We are a specialty kennel that breeds American Cocker Spaniels exclusively. We have been doing so for over twenty years. We have been recognized as Breeder of the Year on two occasions –first in 2005, and most recently in 2008. Most breeders never obtain this award in their entire breeding career. We have raised numerous Show Champions, and raised dogs that have dominated in Field and Trial, Agility and Obedience. Several of our pups have been trained as service dogs and are hard at work helping people every day. We strive to be the best American Cocker Spaniel breeder in the world. We are a licensed facility in good standing with the state and all registries.

Now, let’s move on to the definitions of the various dog “breeders’ and sellers. (Some people will object to my descriptions – but this is my website, and they can publish their ideas on their own site if they wish. I’m being as fair as I can.)

a. What is a “puppy farm”?

In my opinion, a puppy farm is a place where breeders raise multiple breeds primarily for the commercial pet industry. They are licensed by the USDA, and often by the state and local county as well. They must meet strict standards for animal welfare and care and are inspected numerous times throughout the year by all of their licensing agencies. These places seldom sell directly to the public.

b. What is a “puppy mill”?

In my Opinion, a puppy mill is a non-licensed, un-inspected, sub-standard facility that may provide poor care for the animals at the facility. Often a puppy mill will be a “hoarder” facility harboring several breeds of dogs typically of poor quality. The easiest question to ask is, “How many breeds of dogs do you have?” More than two, in my opinion, is a red flag. Another good question is: “Are you licensed and inspected?” The term puppy mill is bandied about a lot by animal rights activists, according to whom anyone who raises anything is a puppy mill operator. These extremists cannot be taken seriously. There are good breeders, and ones who aren’t as good. And yes, there are bad ones. But it’s unfair to lump them all together. I suggest that you go with a breeder who specializes in a single breed.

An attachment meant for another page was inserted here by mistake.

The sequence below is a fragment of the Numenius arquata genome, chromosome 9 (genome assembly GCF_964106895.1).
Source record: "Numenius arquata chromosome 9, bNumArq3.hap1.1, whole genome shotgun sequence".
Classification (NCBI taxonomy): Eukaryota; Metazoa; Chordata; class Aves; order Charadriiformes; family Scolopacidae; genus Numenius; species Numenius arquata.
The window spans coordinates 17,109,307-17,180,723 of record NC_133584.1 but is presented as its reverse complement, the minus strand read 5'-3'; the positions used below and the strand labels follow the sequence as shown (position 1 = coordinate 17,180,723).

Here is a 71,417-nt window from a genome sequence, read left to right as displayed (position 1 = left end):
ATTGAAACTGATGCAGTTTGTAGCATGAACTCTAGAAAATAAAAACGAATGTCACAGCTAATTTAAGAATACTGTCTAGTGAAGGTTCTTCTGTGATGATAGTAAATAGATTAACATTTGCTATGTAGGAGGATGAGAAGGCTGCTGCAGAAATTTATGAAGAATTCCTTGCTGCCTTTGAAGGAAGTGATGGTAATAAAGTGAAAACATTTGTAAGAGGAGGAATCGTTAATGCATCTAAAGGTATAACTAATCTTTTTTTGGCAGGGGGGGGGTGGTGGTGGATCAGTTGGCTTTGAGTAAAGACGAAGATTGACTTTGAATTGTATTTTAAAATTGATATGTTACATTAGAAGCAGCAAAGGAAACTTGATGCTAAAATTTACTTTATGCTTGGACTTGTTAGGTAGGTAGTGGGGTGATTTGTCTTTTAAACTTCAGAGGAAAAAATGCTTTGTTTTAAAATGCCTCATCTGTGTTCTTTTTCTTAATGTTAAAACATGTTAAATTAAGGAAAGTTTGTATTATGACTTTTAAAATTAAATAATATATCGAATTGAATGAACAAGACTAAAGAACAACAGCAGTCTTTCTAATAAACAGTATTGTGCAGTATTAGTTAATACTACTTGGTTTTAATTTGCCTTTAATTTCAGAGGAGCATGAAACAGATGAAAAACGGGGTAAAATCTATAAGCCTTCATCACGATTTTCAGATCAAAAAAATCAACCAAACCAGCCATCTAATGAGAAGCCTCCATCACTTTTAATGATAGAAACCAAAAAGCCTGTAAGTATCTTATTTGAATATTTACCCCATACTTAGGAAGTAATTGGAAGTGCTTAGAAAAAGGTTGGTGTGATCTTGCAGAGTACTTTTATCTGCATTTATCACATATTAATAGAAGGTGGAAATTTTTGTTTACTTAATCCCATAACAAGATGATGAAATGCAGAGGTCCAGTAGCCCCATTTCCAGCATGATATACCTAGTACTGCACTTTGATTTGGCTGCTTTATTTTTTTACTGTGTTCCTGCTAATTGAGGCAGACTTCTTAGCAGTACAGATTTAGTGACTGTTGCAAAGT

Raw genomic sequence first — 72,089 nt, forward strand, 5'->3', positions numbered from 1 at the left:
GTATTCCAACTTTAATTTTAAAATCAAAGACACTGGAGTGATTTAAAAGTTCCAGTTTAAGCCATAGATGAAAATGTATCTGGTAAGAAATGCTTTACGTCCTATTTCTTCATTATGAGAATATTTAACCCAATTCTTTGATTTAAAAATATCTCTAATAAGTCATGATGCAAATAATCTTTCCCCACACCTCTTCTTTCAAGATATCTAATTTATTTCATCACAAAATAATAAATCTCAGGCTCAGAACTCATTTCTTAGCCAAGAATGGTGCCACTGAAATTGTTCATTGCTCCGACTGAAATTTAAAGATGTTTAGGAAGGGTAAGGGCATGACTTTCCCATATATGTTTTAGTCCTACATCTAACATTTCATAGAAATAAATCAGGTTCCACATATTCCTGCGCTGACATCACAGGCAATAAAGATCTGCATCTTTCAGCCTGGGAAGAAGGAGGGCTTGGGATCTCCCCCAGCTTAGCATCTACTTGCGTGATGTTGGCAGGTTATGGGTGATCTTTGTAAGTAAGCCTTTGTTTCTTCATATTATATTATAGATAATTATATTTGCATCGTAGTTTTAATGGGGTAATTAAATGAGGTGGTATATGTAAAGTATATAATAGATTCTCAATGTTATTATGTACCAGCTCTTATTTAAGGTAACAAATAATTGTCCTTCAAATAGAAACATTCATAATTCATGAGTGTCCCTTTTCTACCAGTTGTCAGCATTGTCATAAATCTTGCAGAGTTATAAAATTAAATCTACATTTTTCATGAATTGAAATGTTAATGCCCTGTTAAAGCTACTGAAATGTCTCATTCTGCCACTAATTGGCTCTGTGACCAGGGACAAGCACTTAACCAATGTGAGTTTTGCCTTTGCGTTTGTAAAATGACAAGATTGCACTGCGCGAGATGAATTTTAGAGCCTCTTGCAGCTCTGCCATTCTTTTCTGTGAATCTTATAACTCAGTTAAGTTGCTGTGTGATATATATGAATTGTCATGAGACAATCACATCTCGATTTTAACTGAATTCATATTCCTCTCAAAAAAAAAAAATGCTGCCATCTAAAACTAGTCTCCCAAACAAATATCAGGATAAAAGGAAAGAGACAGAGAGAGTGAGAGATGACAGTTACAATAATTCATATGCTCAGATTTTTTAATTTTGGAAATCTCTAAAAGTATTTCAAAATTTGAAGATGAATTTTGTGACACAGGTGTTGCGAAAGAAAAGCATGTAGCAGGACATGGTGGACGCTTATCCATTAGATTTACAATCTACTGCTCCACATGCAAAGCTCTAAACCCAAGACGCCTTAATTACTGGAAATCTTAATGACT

c. What is a “backyard breeder”?

A backyard breeder is usually a family operation that promotes itself as a “hobby breeder” of some type. What that really means, in my view,  is that they raise dogs in an unlicensed place without proper facilities to care for the mother and babies. These are usually advertised as “raised under foot”, which is code language for “brought up in a filthy cardboard box in a garage or worse, with poor preventive health care and high infant mortality”. You’ll will phrases like “She had eight puppies, and we saved five!” To me, that is outrageous for both the babies and mother. A backyard hobby breeder will not have an adequate selection of dogs to breed with, which simply means you will get a dog from whoever is handy. You receive little thought or planning, poor care and usually substandard dogs. These are people who raise dogs for the car payment, or to let their children experience the miracle of (puppy) birth.

d. Pet Stores and Brokers

A pet store is a place where you can buy a puppy provided to the pet store by a commercial breeder or from a broker. When you by a puppy at a pet store that uses licensed legal suppliers, you should have a good experience overall. However, pet stores are not required to buy from the legal and licensed breeders. brokers can buy from anyone who has puppies to sell locally – such as the the Hobby backyard breeders, hoarders and puppy mill operators. This is why buying a puppy at as pet store is such a risk: knowing where the store’s pup actually came from is pretty hard to determine. Plus, the pet store owner is not required to report where the pup came from, as it is his supplier. The pet store should warrant the puppy.

e. Agents

These are websites you see that offer all kinds of puppies at a pretty hefty price, along with a guarantee that no one will ever be able to take advantage of you if there is a problem. These places have a long history of problems and I advise you to stay away from them. (Note: agents should not be confused with listing services like Puppyfind.com and others.)

f. Rescues and Shelters

Their slogan is, “Adopt don’t Buy!” On the surface, this sounds like a reasonable option to consider. If you are an adult with no experience in handling potentially troublesome dogs, don’t mind getting bitten, and have a secure fenced yard where the dog can’t get out by climbing or digging, you may consider this option. You should also have a good insurance policy that covers animal attacks on your neighbors and visitors. And you need to make sure your children and grandchildren or others are closely supervised until you figure out why the dog was really at the shelter or rescue.

These dogs can make good pets, but you should always remember one very important thing: these dogs are in the shelter for a reason. Shelters make money from the adoptions and “rescues” have become a big business which trades in thousands of dogs a year (through second-hand pets stores). If you choose the shelter-dog route, be careful. There is no health guarantee and no refunds, so you risk ending up in a very expensive nightmare.

9. I have a question that’s not answered here!

No problem. You’re welcome to call us from 9:00 am until; 9:00 PM Central. We’re open Monday through Saturday, 9 a.m. to 9 p.m. and Sundays from noon till 9:00 p.m.. Our phone number is 417-452-2781.

Alternatively, if you’d prefer to send me an email, please include your name and phone number along with your questions.

Click here to email us.   jover@cocker-spaniels.com